Environmental Requirements – We expect the agri-industry to meet food production requirements while using sustainable technologies and methods and striving to minimize its environmental impact.
YOU ARE WHAT YOU EAT
Having this vision in mind, I started by developing technologies, methods, and protocols that will confirm with my values, including the value of improving people’s health and the environment.
Biofeed had to develop breaking through technology, the FreeDome solution, Methods, and Protocols to achieve that goal. The outcome is the Fruit Fly Certified Trade Zone (FFCTZ) protocol, the top fruit fly protocol for Africa, Asia, and Latin America.
Green Valley is a concept package of protocol, methods, and technologies used to bring its novel agri-industry vision to life. It cherishes the pursuit and desire to live in light of higher global values, focusing on enabling humans and society to reach higher needs, and live in harmony with the environment.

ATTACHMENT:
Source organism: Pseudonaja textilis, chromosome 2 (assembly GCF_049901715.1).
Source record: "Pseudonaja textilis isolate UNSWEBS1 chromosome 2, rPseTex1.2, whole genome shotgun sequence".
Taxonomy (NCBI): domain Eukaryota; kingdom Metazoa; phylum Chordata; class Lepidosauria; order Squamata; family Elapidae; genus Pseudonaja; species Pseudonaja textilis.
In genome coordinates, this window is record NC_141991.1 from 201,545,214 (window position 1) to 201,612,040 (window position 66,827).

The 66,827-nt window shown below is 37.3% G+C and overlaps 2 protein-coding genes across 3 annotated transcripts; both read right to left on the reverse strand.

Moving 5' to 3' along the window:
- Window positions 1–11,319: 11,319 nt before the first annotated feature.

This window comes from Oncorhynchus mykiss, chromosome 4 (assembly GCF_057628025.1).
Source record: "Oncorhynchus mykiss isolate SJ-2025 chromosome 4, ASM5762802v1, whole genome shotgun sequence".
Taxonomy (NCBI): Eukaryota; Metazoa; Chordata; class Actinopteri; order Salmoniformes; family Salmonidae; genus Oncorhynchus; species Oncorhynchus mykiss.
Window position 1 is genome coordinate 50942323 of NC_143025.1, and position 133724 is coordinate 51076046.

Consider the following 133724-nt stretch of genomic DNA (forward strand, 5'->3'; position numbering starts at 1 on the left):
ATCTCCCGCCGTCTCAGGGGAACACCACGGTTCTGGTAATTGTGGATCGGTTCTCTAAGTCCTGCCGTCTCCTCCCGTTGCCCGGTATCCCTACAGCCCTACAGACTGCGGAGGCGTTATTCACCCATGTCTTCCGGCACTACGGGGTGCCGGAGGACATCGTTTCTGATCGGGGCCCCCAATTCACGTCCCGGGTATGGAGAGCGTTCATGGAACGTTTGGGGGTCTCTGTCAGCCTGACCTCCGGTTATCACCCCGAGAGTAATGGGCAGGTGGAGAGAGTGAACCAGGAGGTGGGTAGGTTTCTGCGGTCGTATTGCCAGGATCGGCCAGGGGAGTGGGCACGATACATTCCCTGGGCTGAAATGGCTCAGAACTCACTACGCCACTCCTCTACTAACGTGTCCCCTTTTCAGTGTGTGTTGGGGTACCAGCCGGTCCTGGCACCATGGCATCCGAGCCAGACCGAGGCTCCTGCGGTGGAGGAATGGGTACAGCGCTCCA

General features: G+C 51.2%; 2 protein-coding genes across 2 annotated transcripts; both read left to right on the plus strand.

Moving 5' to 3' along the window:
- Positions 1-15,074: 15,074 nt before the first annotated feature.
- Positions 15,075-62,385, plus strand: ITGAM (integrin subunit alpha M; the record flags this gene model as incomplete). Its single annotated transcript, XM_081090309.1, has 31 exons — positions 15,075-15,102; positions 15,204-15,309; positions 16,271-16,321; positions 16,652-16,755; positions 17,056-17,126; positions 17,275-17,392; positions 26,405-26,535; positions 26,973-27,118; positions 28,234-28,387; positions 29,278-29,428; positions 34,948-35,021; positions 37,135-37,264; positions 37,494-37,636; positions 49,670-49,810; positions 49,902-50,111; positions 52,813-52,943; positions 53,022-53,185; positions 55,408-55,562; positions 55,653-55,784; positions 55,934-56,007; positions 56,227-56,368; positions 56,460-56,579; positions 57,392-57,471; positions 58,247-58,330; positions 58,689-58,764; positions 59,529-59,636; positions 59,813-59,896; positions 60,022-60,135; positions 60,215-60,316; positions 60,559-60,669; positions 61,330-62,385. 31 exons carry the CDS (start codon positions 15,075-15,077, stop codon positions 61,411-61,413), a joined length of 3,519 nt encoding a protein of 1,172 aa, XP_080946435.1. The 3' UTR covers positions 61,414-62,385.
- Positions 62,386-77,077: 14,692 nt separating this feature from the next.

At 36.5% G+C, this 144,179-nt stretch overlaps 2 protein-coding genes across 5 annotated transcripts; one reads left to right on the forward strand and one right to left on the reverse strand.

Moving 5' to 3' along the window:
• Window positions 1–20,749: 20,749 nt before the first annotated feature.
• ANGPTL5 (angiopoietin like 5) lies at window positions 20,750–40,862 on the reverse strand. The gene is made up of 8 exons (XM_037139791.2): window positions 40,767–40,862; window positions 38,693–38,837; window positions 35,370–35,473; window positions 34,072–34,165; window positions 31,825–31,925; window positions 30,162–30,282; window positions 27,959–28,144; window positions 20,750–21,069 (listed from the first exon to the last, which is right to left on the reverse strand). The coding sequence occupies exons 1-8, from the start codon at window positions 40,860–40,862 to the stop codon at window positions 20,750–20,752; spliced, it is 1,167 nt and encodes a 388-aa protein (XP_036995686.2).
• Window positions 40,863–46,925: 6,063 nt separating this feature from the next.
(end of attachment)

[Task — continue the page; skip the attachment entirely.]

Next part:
Green Valley is designed to enable conscious consumers to impact global society and the environment by consuming fresh produce that best represents their values.
Such export quality fresh produce is grown in high quantity while caring for the environment, farmers, and consumers.
Green Valley is focused on producing fruits in Africa and Asia, not because it is easy, but because it is hard, and it is the right thing to do to make our world a better place.
I am convinced that exporting mangoes and other fresh produce from Africa and Asia offer an outstanding business opportunity for those who seize the moment.